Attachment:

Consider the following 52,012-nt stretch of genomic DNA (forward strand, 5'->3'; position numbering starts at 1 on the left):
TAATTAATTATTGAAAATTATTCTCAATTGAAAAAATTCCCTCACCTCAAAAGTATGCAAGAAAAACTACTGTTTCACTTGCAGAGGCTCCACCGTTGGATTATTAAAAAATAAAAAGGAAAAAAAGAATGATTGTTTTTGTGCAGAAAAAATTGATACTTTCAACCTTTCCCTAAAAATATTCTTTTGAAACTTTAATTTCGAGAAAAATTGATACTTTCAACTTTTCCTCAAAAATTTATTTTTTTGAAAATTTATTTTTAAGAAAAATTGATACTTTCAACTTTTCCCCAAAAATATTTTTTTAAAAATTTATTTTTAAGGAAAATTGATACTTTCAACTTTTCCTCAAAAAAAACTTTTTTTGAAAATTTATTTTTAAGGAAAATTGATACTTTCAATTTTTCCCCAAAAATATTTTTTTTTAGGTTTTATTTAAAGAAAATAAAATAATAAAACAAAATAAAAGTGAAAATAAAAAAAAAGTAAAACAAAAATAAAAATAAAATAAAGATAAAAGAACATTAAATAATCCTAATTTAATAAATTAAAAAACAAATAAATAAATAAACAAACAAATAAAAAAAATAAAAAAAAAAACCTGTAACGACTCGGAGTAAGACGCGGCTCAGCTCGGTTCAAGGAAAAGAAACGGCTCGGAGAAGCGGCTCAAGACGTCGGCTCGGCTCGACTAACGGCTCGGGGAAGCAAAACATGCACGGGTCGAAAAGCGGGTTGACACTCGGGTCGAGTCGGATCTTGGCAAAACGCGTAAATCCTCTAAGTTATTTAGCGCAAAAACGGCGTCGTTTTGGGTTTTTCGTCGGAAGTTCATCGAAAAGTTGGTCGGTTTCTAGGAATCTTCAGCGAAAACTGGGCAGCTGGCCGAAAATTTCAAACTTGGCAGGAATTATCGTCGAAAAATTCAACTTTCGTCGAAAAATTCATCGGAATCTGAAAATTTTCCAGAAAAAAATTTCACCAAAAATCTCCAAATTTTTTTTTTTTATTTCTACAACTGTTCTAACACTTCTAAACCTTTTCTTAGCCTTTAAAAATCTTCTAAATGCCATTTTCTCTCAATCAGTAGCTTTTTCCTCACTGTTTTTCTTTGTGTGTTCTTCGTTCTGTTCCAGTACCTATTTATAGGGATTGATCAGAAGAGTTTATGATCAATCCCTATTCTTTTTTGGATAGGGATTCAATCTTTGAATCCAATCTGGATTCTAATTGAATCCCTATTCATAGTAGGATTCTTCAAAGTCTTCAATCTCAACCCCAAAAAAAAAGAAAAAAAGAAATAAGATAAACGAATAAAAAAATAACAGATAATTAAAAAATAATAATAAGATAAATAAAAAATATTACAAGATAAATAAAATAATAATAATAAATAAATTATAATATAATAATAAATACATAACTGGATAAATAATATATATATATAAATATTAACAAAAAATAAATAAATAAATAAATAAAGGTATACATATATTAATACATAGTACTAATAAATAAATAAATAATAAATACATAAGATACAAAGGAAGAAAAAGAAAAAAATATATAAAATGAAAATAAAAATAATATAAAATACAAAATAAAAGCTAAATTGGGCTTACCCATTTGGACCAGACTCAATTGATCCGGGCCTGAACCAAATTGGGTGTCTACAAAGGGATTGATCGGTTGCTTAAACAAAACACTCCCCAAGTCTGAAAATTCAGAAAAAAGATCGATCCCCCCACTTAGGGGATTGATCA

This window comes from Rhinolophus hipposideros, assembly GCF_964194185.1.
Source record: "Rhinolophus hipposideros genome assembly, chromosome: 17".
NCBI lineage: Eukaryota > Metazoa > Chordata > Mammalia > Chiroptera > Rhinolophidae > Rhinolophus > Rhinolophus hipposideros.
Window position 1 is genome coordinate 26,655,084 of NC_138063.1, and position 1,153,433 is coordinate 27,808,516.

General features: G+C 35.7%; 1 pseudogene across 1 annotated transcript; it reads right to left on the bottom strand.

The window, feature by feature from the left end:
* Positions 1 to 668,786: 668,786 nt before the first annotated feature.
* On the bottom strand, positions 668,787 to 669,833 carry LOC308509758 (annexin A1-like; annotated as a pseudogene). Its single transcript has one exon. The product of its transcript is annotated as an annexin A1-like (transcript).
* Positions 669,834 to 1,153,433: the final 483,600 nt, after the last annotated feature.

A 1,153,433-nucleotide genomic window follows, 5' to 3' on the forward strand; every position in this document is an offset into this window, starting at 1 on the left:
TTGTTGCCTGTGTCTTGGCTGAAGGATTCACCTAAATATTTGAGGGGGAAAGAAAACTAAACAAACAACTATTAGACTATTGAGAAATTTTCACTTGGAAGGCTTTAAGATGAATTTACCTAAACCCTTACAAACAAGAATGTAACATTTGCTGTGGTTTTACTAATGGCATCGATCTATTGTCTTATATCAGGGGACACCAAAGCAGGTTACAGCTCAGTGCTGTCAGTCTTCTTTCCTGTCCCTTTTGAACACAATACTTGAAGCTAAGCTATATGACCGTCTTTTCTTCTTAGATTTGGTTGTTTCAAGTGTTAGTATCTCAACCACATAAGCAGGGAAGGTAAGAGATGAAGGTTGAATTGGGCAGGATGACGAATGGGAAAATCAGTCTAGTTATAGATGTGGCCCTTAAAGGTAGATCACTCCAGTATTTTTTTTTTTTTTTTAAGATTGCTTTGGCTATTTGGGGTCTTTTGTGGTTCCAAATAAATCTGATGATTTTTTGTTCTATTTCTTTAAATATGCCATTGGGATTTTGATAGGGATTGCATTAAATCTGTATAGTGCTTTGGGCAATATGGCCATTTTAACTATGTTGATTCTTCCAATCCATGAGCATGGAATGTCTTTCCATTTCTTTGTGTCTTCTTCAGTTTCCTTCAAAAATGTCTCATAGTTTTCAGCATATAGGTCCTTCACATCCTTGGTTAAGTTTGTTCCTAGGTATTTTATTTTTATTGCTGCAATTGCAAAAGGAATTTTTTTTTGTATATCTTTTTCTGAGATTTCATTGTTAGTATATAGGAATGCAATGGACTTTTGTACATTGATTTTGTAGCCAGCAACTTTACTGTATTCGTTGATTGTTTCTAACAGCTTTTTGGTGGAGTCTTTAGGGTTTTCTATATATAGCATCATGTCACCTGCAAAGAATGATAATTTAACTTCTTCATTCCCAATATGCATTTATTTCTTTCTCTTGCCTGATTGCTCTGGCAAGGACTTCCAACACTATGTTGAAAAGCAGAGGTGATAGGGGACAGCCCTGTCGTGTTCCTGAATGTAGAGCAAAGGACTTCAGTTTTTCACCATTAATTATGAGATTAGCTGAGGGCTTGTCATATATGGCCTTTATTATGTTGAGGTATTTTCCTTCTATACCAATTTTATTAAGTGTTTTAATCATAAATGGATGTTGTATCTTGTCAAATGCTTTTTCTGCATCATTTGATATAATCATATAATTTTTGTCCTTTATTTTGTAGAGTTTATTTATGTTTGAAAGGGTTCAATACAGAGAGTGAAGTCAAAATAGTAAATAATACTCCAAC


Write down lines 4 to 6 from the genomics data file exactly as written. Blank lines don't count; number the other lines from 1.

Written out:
Source record: "Rhinolophus hipposideros genome assembly, chromosome: 17".
NCBI lineage: Eukaryota > Metazoa > Chordata > Mammalia > Chiroptera > Rhinolophidae > Rhinolophus > Rhinolophus hipposideros.
Window position 1 is genome coordinate 26,655,084 of NC_138063.1, and position 1,153,433 is coordinate 27,808,516.